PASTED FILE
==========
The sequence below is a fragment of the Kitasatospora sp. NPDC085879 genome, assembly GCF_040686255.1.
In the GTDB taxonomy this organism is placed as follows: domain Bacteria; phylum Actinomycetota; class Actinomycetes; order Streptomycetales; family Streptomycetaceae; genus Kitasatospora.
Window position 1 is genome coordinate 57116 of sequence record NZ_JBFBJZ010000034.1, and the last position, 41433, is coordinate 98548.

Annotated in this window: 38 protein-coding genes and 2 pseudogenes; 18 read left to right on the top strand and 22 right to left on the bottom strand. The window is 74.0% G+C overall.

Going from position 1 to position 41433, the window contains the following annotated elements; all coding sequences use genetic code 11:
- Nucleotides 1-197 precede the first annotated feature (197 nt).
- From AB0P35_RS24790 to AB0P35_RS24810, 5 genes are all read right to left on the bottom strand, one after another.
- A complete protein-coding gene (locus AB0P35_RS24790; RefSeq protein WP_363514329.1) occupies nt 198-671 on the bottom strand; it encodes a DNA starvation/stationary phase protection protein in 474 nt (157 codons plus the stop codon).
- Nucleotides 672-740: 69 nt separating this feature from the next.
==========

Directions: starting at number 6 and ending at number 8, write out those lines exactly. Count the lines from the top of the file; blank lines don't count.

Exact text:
- Nucleotides 1-197 precede the first annotated feature (197 nt).
- From AB0P35_RS24790 to AB0P35_RS24810, 5 genes are all read right to left on the bottom strand, one after another.
- A complete protein-coding gene (locus AB0P35_RS24790; RefSeq protein WP_363514329.1) occupies nt 198-671 on the bottom strand; it encodes a DNA starvation/stationary phase protection protein in 474 nt (157 codons plus the stop codon).